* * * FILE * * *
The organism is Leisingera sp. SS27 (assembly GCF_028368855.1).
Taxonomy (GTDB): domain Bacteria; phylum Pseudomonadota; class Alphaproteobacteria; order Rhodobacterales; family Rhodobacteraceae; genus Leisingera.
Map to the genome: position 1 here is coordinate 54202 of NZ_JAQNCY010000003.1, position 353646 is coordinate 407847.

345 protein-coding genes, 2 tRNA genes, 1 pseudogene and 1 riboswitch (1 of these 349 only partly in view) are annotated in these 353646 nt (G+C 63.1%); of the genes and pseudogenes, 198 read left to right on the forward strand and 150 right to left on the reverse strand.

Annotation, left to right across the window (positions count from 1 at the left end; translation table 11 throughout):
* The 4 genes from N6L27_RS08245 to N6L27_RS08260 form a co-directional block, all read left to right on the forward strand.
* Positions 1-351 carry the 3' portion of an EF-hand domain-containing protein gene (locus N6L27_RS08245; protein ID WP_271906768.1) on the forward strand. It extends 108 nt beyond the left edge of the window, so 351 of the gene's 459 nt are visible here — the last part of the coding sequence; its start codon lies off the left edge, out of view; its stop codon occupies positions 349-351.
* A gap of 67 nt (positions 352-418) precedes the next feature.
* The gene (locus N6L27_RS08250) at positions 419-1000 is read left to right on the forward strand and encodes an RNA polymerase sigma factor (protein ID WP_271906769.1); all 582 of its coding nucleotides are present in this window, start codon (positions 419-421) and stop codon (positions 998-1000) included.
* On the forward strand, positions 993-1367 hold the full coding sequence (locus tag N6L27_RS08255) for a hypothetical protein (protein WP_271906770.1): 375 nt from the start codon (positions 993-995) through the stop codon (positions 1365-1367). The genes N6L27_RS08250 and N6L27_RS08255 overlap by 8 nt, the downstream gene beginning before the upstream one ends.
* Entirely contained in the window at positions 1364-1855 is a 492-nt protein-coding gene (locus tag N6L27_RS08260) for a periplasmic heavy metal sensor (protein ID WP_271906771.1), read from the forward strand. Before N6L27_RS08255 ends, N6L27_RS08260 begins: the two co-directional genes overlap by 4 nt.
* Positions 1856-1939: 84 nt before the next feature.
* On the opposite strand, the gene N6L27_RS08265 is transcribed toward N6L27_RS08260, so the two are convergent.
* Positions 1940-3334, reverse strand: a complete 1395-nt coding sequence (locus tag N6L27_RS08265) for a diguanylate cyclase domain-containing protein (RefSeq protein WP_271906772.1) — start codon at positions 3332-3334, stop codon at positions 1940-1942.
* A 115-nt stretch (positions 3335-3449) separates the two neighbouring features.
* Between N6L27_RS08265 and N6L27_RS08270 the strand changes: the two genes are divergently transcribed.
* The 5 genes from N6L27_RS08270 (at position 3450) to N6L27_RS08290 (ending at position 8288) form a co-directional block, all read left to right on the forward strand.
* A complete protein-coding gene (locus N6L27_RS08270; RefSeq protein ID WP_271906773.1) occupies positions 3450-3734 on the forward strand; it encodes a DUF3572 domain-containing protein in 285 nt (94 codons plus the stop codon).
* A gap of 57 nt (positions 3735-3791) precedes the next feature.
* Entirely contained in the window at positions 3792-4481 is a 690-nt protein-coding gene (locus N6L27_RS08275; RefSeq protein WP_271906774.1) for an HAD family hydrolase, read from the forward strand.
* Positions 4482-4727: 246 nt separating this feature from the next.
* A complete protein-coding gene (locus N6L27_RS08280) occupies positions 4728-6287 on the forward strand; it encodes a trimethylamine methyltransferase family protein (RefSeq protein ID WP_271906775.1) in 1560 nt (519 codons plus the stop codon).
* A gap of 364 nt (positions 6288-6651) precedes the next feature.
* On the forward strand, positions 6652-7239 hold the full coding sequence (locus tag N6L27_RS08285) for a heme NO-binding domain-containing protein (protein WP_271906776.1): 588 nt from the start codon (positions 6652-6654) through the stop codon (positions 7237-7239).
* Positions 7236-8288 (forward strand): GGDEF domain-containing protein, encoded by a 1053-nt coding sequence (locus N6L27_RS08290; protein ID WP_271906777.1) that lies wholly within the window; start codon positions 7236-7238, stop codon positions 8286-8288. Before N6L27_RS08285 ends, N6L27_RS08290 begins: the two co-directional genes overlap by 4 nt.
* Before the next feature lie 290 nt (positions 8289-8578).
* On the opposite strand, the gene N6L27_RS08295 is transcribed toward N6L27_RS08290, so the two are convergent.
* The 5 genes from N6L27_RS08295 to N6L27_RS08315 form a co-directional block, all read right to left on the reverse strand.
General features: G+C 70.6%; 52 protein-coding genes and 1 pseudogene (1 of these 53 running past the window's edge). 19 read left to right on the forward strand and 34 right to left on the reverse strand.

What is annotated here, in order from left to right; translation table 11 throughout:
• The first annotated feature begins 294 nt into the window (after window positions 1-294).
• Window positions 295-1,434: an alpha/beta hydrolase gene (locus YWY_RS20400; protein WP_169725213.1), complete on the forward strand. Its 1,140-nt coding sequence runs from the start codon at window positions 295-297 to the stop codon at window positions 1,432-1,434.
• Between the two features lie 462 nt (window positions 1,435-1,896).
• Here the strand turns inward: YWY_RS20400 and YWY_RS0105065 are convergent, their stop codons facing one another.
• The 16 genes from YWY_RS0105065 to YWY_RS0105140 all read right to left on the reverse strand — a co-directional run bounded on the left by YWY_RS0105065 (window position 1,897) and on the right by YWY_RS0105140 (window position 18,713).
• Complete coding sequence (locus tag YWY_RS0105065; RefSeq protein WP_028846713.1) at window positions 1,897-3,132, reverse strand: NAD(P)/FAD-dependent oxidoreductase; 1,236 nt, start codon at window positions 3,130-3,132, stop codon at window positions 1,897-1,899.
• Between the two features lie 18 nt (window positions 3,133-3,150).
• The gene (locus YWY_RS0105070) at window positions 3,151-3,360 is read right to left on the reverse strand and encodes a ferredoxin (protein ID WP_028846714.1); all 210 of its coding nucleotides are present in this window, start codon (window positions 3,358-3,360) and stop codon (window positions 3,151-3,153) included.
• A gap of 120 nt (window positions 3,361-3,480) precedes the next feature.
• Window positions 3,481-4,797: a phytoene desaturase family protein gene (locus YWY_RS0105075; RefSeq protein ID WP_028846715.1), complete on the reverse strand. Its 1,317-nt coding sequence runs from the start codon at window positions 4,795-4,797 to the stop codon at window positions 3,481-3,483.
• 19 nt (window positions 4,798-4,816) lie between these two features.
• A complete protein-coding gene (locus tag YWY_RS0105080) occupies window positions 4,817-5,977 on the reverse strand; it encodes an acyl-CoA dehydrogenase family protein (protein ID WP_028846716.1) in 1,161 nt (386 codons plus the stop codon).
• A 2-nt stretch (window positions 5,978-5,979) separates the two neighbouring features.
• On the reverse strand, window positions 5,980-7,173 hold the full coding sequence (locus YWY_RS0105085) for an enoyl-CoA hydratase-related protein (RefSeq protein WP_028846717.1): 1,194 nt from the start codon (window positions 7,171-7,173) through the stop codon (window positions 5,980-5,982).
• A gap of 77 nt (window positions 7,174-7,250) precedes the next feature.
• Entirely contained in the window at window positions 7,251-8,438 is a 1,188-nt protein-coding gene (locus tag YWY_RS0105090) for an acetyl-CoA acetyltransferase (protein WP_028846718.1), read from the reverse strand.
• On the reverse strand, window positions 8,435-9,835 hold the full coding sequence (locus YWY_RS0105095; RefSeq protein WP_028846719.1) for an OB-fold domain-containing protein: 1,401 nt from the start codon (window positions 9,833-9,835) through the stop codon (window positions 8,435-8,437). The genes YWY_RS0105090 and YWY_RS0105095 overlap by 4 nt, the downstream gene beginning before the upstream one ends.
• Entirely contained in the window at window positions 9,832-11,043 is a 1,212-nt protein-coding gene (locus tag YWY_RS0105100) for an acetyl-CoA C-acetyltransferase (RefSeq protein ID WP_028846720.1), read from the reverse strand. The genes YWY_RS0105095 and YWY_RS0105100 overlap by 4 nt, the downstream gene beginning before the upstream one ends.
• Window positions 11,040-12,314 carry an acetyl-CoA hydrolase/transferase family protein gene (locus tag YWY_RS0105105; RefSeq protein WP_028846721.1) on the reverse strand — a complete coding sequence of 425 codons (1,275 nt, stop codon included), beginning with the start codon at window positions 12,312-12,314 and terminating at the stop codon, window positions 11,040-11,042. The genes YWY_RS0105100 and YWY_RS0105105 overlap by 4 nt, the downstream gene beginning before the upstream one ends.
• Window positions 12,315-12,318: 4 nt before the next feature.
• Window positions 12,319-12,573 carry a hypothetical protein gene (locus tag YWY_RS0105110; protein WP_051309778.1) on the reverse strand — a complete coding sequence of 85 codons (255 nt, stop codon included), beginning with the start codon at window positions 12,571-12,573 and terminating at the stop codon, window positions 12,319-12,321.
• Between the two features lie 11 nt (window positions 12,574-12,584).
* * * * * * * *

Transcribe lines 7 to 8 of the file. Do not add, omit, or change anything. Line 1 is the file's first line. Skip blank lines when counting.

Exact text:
* Positions 1-351 carry the 3' portion of an EF-hand domain-containing protein gene (locus N6L27_RS08245; protein ID WP_271906768.1) on the forward strand. It extends 108 nt beyond the left edge of the window, so 351 of the gene's 459 nt are visible here — the last part of the coding sequence; its start codon lies off the left edge, out of view; its stop codon occupies positions 349-351.
* A gap of 67 nt (positions 352-418) precedes the next feature.